The additive turns the fuel into a gel if the fuel tanks are ruptured whilst not affecting combustion under normal circumstances. I saw a test video from civil aviation in which they used the stuff and it prevented a fire withing the aircraft. I'm not 100% on the exact technology but the fact that our allies are using it indicates to me that it should at least be looked at. Some risks are unavoidable in war but would you stop wearing your body armour just because it won't stop all high velocity rounds? You cant get round every risk but where the kit is available and it is practical to minimise the risk, you would be a fool not to want it available. The additive may not stop a missile bringing you down, but it may stop a luck round or warthead fragmentation from bringing down the aircraft. Given the choice would you rather fly with it or without it?
 
#15
Herrenbloke said:
The additive turns the fuel into a gel if the fuel tanks are ruptured whilst not affecting combustion under normal circumstances. I saw a test video from civil aviation in which they used the stuff and it prevented a fire withing the aircraft. I'm not 100% on the exact technology but the fact that our allies are using it indicates to me that it should at least be looked at. Some risks are unavoidable in war but would you stop wearing your body armour just because it won't stop all high velocity rounds? You cant get round every risk but where the kit is available and it is practical to minimise the risk, you would be a fool not to want it available. The additive may not stop a missile bringing you down, but it may stop a luck round or warthead fragmentation from bringing down the aircraft. Given the choice would you rather fly with it or without it?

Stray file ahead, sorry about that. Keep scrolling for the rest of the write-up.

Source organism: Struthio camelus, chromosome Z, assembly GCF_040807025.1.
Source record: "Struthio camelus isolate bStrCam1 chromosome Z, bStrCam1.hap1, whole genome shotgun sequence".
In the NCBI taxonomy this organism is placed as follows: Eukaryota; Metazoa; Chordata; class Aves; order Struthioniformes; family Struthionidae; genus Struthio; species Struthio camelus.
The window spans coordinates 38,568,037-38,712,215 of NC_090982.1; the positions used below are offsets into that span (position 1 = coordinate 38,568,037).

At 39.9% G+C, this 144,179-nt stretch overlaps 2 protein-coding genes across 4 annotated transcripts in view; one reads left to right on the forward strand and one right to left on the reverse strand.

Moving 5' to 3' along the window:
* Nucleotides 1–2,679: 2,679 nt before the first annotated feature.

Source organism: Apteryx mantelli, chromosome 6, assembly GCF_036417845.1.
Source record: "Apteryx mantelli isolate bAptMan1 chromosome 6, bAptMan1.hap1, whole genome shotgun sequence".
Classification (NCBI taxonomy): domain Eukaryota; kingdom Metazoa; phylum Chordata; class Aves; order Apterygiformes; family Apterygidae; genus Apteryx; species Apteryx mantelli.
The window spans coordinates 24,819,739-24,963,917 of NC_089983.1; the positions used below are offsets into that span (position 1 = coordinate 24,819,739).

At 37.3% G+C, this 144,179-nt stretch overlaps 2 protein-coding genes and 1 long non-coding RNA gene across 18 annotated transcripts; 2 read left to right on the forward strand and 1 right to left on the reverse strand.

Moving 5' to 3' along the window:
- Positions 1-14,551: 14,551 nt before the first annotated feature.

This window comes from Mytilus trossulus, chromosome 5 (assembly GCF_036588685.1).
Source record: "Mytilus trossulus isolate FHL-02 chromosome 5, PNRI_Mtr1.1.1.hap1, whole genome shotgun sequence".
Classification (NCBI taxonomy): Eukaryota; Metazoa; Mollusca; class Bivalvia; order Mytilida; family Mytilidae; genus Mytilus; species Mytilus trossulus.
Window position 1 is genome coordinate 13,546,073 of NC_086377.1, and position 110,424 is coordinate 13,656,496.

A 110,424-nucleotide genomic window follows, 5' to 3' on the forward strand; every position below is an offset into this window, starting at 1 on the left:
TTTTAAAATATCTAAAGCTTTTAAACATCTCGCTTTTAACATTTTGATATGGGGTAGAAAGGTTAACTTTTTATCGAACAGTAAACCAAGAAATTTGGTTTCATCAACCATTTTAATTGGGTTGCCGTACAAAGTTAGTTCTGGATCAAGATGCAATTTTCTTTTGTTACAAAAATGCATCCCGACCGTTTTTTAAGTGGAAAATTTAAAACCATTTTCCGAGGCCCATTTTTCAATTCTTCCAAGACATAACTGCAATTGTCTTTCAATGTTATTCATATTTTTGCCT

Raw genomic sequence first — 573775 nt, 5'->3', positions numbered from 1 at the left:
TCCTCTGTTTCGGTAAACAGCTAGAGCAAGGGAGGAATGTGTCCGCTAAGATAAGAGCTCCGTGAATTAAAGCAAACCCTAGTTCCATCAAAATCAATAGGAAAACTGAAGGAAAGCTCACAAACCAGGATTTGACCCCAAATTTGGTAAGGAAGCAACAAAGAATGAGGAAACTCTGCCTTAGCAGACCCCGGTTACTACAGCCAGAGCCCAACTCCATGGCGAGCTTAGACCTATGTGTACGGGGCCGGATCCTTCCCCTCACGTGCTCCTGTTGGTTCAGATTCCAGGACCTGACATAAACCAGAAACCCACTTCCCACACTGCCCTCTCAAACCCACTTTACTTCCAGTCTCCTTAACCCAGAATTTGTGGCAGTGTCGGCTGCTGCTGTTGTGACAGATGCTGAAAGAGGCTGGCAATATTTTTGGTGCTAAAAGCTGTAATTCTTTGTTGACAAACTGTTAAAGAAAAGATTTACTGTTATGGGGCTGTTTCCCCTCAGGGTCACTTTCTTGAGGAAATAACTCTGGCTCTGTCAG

The yanks filled a 707 with this stuff (or something that was supposed to do the same thing) and flew it (radio-controlled mind) into the ground to simulate a wheels-up forced landing. It disappeared into a huge fireball. Hence the lack of interest.

More pertinently if my memory is working properly the effects of the additive on engine life, reliability and fuel consumption are imperfectly understood. If it decreases reliability for instance it could end up causing crashes.
 
C

cloudbuster

Guest
#16
The yanks filled a 707 with this stuff (or something that was supposed to do the same thing) and flew it (radio-controlled mind) into the ground to simulate a wheels-up forced landing. It disappeared into a huge fireball. Hence the lack of interest.